The A’s authored a happy ending to their afternoon thanks to Derek Norris’ extra-inning heroics. But they’ve still got one whale of an issue to confront at the back of their bullpen.
Norris blasted a three-run homer in the top of the 11th to send the A’s to a 7-4 victory over the Minnesota Twins at Target Field on Wednesday. Oakland only needed that because the wheels once again came off for closer Jim Johnson in the ninth inning.
Minnesota trailed 4-2 entering the bottom of the ninth but scored two runs charged to Johnson to send the game to extras.
Things had seemed to correct themselves for Johnson after he took defeats in both of his first two outings to start the season. He followed up that turbulence with two scoreless outings. But after he failed to finish off the ninth Wednesday, the A’s have to decide whether it’s time to turn to someone else in their loaded bullpen to nail down victories.
Dan Otero relieved Johnson and pitched the final 2 2/3 innings to close out the win.
What looked like a routine victory for Oakland turned into an emotionally charged afternoon. Minnesota’s tying rally in the ninth included two instant replay reviews on close plays that went in favor of the Twins.
In the top of the 10th, Josh Donaldson and Twins reliever Glen Perkins got into a jawing match that emptied both benches and bullpens but didn’t result in any fighting.
In the end, the A’s bagged their third straight victory. But it required a lot more stress and worry than it should have.
Starting pitching report
If there was a question mark about Jesse Chavez’s readiness for starting duty, he’s erased it over his first two starts. His seven innings were a career high, and the only run he gave up came on a solo homer from Kubel in the second, with the A’s already leading 4-0. It was an absolute shame he didn’t walk away with a victory.
Chavez struck out a career-high nine, gave up just six hits and didn’t issue a single walk. The right-hander showed command of all of his pitches, keeping hitters off-balance all afternoon. Besides Kubel’s homer, Minnesota didn’t advance a runner past second base off Chavez. He spotted his cutter on the corners. He got the Twins to chase his slider. And he finished especially strong in the seventh, getting Chris Herrmann looking on a 92 mile-per-hour fastball and freezing Aaron Hicks with a cutter for strike three to end his day.
A’s starters have allowed three runs or less in each of the first eight games, and the rotation is carrying a 2.02 ERA (11 ER in 49 IP).
Johnson came in having converted all five of his career save opportunities against the Twins. But this is no typical year so far for the right-hander. He blew his second save opportunity in three tries to go with two losses he’s also taken on the young season. He appeared to get back on track with two scoreless outings to end the last homestand, but he went off the rails again after entering a 4-2 game in the ninth Wednesday.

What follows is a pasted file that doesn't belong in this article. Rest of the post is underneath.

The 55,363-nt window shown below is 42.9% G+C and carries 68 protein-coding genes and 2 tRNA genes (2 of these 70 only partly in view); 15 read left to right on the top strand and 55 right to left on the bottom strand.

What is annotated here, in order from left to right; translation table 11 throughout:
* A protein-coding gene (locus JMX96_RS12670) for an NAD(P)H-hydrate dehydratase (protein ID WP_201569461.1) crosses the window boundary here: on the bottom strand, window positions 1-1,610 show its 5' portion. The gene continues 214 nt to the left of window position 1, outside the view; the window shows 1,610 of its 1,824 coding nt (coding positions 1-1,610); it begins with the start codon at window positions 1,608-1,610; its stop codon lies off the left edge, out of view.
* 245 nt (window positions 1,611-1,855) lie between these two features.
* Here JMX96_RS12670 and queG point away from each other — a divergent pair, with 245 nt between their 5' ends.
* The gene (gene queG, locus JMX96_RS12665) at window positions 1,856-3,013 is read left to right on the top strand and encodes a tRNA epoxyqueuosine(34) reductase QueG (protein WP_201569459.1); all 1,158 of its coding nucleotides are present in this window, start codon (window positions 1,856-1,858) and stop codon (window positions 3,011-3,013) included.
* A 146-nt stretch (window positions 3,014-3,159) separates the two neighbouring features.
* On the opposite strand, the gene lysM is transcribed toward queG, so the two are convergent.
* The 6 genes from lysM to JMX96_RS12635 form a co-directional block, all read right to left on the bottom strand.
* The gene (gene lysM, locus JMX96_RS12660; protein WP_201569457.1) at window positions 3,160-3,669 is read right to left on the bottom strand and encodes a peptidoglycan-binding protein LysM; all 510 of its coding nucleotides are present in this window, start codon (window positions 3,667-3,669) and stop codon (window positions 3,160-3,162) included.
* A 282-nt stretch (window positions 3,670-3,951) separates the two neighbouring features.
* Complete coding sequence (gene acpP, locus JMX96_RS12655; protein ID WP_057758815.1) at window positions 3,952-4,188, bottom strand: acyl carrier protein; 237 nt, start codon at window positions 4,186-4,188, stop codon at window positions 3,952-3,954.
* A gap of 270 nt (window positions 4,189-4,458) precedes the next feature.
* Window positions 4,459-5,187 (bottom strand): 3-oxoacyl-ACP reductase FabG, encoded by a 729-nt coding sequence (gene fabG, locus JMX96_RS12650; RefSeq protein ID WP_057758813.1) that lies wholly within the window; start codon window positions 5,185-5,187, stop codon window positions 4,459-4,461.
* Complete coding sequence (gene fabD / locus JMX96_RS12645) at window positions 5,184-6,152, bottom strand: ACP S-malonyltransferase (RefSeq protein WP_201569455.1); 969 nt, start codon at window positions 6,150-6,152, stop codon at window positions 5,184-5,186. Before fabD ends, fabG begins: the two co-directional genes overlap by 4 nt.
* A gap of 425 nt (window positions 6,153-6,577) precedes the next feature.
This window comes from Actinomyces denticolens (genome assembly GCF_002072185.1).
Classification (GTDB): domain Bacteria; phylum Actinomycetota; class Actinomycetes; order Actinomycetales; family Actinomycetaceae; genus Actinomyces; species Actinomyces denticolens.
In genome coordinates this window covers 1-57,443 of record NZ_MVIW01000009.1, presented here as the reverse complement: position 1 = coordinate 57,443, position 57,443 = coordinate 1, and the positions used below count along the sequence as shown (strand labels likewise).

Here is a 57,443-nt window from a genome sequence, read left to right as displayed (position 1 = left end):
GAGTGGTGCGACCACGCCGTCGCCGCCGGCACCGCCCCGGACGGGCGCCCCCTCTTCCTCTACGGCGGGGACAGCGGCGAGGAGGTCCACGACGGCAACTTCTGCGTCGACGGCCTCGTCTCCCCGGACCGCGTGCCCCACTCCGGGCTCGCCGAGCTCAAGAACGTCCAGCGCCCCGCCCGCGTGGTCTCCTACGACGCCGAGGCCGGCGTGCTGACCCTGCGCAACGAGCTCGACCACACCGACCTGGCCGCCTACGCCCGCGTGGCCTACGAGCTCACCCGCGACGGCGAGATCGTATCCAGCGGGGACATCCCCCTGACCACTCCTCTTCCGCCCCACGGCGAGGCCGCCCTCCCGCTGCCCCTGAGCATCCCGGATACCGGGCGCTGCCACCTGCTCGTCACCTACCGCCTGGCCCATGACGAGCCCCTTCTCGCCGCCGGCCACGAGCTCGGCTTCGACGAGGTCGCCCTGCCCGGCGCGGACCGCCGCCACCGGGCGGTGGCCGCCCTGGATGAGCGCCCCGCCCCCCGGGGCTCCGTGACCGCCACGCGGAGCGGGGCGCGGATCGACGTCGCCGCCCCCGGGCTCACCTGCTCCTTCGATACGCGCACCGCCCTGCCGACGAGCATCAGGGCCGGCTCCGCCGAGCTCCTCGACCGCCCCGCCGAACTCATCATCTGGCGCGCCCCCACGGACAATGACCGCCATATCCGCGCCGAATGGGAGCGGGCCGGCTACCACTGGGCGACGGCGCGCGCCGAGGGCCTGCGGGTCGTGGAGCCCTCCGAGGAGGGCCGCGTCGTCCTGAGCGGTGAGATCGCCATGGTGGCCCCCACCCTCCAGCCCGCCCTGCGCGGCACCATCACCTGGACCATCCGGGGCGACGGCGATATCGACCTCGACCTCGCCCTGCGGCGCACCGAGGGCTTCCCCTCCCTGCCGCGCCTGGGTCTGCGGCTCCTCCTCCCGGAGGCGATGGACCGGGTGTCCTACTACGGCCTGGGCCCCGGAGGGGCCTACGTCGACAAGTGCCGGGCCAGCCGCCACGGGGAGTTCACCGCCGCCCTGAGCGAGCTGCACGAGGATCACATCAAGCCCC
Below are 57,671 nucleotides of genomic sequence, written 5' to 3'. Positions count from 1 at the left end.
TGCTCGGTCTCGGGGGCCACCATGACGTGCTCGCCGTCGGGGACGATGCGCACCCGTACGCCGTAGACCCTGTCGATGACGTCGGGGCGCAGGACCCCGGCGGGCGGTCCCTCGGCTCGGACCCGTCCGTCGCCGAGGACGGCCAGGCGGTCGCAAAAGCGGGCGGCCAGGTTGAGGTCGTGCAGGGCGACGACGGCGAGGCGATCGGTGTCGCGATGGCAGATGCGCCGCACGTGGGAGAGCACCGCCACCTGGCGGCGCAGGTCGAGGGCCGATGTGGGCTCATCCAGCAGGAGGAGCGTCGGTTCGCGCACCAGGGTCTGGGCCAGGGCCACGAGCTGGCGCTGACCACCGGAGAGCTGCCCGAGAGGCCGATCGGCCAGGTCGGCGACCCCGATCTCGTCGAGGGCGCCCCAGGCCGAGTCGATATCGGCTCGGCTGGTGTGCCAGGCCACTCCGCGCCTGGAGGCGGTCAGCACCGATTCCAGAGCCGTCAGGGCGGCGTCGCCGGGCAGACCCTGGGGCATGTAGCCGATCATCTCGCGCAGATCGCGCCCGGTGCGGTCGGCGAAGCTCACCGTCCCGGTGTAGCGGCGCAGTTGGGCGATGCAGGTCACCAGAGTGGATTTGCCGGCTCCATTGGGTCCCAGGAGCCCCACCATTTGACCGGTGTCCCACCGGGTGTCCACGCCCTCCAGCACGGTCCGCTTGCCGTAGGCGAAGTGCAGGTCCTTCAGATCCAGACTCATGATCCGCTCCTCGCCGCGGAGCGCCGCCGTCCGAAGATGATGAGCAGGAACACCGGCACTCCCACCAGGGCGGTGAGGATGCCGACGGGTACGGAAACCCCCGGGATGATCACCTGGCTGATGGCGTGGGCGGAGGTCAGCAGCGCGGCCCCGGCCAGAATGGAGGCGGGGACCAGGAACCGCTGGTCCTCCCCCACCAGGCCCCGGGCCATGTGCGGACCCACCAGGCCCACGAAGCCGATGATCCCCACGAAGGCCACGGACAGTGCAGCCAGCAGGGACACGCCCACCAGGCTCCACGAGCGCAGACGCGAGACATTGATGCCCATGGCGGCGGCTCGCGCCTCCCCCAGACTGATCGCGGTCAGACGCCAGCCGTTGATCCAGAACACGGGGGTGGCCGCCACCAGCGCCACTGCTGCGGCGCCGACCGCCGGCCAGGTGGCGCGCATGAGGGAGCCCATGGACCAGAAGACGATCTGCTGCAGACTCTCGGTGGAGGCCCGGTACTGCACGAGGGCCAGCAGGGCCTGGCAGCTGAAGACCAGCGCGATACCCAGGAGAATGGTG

Johnson allowed a single and walk to start the inning. After a popped up bunt, he walked Aaron Hicks to load the bases. Eduardo Escobar then singled to left to score a run, and Kurt Suzuki was ruled safe at third on a close force play that initiated a review. Johnson was pulled in favor of Dan Otero, who coaxed Brian Dozier into a fly ball to right. Josh Reddick threw a strike to home, but Suzuki scored the tying run with an excellent slide to avoid Derek Norris’ tag. The umpires asked for review on that play, and again it was upheld in the Twins’ favor. That sent the game to extras.
Things began taking a bad turn for Oakland when Sean Doolittle entered in the eighth and served up Dozier’s homer to make it 4-2.
At the plate
Twins starter Phil Hughes was more than willing to help Oakland’s cause early. He walked Sam Fuld and Jed Lowrie to start the game and he paid for it. Josh Donaldson doubled home a run with a shot to right-center, Brandon Moss delivered a two-run single to left. Yoenis Cespedes’ double down the left-field line kept Hughes on the ropes and Alberto Callaspo made it 4-0 wit ha single to left. Hughes didn’t record his first out until his 39th pitch, when he struck out John Jaso.
But the A’s went silent after the first inning until Norris crushed his three-run shot off Jared Burton.
Donaldson’s bat appears to be warming up – he’s doubled three times in the series. Callaspo came into the game 4 for 9 and took advantage of drawing a start as the designated hitter. Moss has nine RBI through eight games.
In the field
The bats were the story early on for Oakland, but there was noteworthy stuff defensively too. Third baseman Josh Donaldson ranged left and made a sliding stop on Kurt Suzuki’s grounder, recovered and made the throw to first. Then in the sixth, Chavez got some help after the Twins were threatening. Jason Kubel singled to center and Trevor Plouffe unwisely tried to go first to third with two outs. Sam Fuld’s two-bouncer throw was in plenty of time, and Donaldson did well coming off the bag to retrieve the throw and making a diving tag to end the inning.
The A’s conclude a three-game stay in Minnesota with a 10:10 a.m. game Thursday. Dan Straily (0-1, 4.50) opposes Mike Pelfrey (0-1, 5.06).